IBM is going to give away the new version of its WebSphere app server to
devs for free. Wow. "It's going to be easier to screw up and write bad
IBM advances Web services strategy
By Mary Jo Foley
Special to CNET News.com
March 14, 2001, 4:00 a.m. PT
IBM announced Wednesday the next phase of its Web services game plan.
Big Blue is shipping a new version of its WebSphere application
server--fortified with support for the leading Web services protocols and
standards--that it plans to make available to developers for free.
As the battle for developer mind share in the Web services market is heating
up, each of the major software companies is attempting to play to its
strength. In IBM's case, that means its middleware Internet infrastructure
software and related development tools.
"This is the first application server to deliver all of the major Web
services" in a single package, said Scott Hebner, IBM director of marketing
for WebSphere software. "It is an investment we're making to get the
developers the platform sooner."
Giga Information Group analyst Mike Gilpin agreed with Hebner's assessment.
"IBM is really the first to (make generally available) tools like these that
are needed for Web services to take off," Gilpin said.
Gilpin added that widely available tools, such as those in IBM's WebSphere
Technology for Developers release, will likely take the pain and expense out
of hand-coded Web services. Most existing payment, insurance and travel Web
services have been built by hand from scratch, Gilpin said.
WebSphere Technology for Developers includes built-in support for XML
(Extensible Markup Language); UDDI (Universal Description and Discovery
Integration) standard; SOAP (Simple Object Access Protocol); WSDL (Web
Services Description Language); and J2EE (Java 2 Enterprise Edition)
XML is the new lingua franca of the Web, designed to make sharing data
easier. UDDI acts like a Yellow Pages for Web services by exposing them and
helping developers to locate them. SOAP is an emerging standard for
distributed computing interoperability. WSDL is an XML format aimed at
improving Web services messaging-interoperability technology. And J2EE is a
standard technology for developing and launching enterprise applications.
Gartner analyst Massimo Pezzini says that although several application
service vendors have committed to supporting Web services in their J2EE
platforms, Big Blue's announcement makes it the first to deliver a product.
WebSphere Technology for Developers, a developer must be "referred" to IBM
as a potential WebSphere customer by either an IBM salesperson or an IBM
partner. Developers can contact IBM for a referral.
IBM announced the WebSphere release in conjunction with its weeklong
WebSphere 2001 trade show in Las Vegas. IBM also announced on Wednesday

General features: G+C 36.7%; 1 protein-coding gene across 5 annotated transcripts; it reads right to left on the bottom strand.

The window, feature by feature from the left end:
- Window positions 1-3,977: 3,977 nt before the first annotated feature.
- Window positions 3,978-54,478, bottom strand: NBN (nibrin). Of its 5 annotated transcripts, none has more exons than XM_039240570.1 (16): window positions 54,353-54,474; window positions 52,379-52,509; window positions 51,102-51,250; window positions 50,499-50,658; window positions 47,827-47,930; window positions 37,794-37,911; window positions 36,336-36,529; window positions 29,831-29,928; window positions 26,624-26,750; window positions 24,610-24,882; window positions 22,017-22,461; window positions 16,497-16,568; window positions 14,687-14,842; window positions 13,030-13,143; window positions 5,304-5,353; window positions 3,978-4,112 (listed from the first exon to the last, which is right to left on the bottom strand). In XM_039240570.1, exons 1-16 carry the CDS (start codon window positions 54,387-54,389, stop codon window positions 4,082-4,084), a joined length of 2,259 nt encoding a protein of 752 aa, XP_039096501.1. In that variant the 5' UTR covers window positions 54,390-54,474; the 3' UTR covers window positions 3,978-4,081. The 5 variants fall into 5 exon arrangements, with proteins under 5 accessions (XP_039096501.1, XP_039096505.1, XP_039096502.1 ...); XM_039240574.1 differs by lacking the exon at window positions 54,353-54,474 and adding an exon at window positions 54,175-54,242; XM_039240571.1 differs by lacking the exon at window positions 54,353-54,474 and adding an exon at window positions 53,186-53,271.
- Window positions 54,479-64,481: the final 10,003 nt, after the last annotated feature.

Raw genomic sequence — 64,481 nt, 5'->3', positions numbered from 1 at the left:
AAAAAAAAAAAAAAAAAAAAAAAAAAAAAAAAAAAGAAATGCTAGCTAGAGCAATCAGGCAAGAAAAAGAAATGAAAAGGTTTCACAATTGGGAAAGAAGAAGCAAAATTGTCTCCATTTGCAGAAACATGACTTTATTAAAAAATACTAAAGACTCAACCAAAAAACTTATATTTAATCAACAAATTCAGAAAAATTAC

availability of a version of its WebSphere Internet infrastructure software
that has been written to run on its eServer z900 and OS/390 mainframes.
All of the leading tech vendors, including IBM, Microsoft, Oracle, Sun
Microsystems and BEA Systems, are pushing their own technologies as the
premier vehicles for individuals and companies interested in writing and
running Web services.
IBM does not have an umbrella term, such as Microsoft's .Net or Sun's Sun
ONE, that it uses to describe its Web services initiative. But the company
is emphasizing its middleware and development tools as the crux of its Web
services development business.
Microsoft, for its part, is building Microsoft.Net software-as-a-service
technologies into its development tools, operating systems and applications.
The company also is repackaging its Web-based applications--such as its
Hotmail e-mail service, Passport Internet authentication technology and MSN
Messenger instant messaging client--as horizontal Web services building
blocks code-named Hailstorm. Microsoft is expected to announce Hailstorm on
As companies such as Microsoft, IBM and others manage to get Web services
development tools more widely circulated, one possible new danger could
emerge, Giga's Gilpin said.
"It's going to be easier to screw up and write bad services," he cautioned.
"But that's true whenever you first get a set of new tools widely into the
hands of developers."
I thought Microsoft could have just blown everybody away when I went to their .Net rollout in July, and I thought, God, in 10 minutes they could have explained to everybody in a very concise way why this was the wave of the future. But they didn’t do that. I don’t think Microsoft is focused on that. They’re looking for a revolution in their company more than they’re looking for new tech for users. .Net is a solution for their problems, not our problems. -- Dave Winer, http://www.internetworld.com/031501/03.15.01interview1.jsp
It's mesmerizing! I can't stop watching it! (What is it? Time will tell, my friends. Time will tell...) -- Evan Williams, http://www.evhead.com/?archive=2001_03_01_ev.xml#2795352
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